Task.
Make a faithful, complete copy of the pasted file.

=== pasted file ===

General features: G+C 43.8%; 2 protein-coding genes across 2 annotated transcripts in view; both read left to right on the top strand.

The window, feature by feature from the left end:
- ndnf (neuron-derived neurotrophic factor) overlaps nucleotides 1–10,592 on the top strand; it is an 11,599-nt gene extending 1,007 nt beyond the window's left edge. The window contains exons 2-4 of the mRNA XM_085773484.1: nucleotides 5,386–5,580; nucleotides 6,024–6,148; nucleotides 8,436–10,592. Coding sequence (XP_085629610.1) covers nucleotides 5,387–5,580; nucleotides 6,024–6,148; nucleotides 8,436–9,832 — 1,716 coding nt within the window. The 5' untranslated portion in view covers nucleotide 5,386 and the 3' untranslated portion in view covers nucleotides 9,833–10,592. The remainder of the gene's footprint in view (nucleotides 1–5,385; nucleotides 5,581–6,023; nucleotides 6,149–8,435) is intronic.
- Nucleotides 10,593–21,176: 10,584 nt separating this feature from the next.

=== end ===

General features: G+C 43.8%; 2 protein-coding genes across 2 annotated transcripts in view; both read left to right on the top strand.

The window, feature by feature from the left end:
- ndnf (neuron-derived neurotrophic factor) overlaps nucleotides 1–10,592 on the top strand; it is an 11,599-nt gene extending 1,007 nt beyond the window's left edge. The window contains exons 2-4 of the mRNA XM_085773484.1: nucleotides 5,386–5,580; nucleotides 6,024–6,148; nucleotides 8,436–10,592. Coding sequence (XP_085629610.1) covers nucleotides 5,387–5,580; nucleotides 6,024–6,148; nucleotides 8,436–9,832 — 1,716 coding nt within the window. The 5' untranslated portion in view covers nucleotide 5,386 and the 3' untranslated portion in view covers nucleotides 9,833–10,592. The remainder of the gene's footprint in view (nucleotides 1–5,385; nucleotides 5,581–6,023; nucleotides 6,149–8,435) is intronic.
- Nucleotides 10,593–21,176: 10,584 nt separating this feature from the next.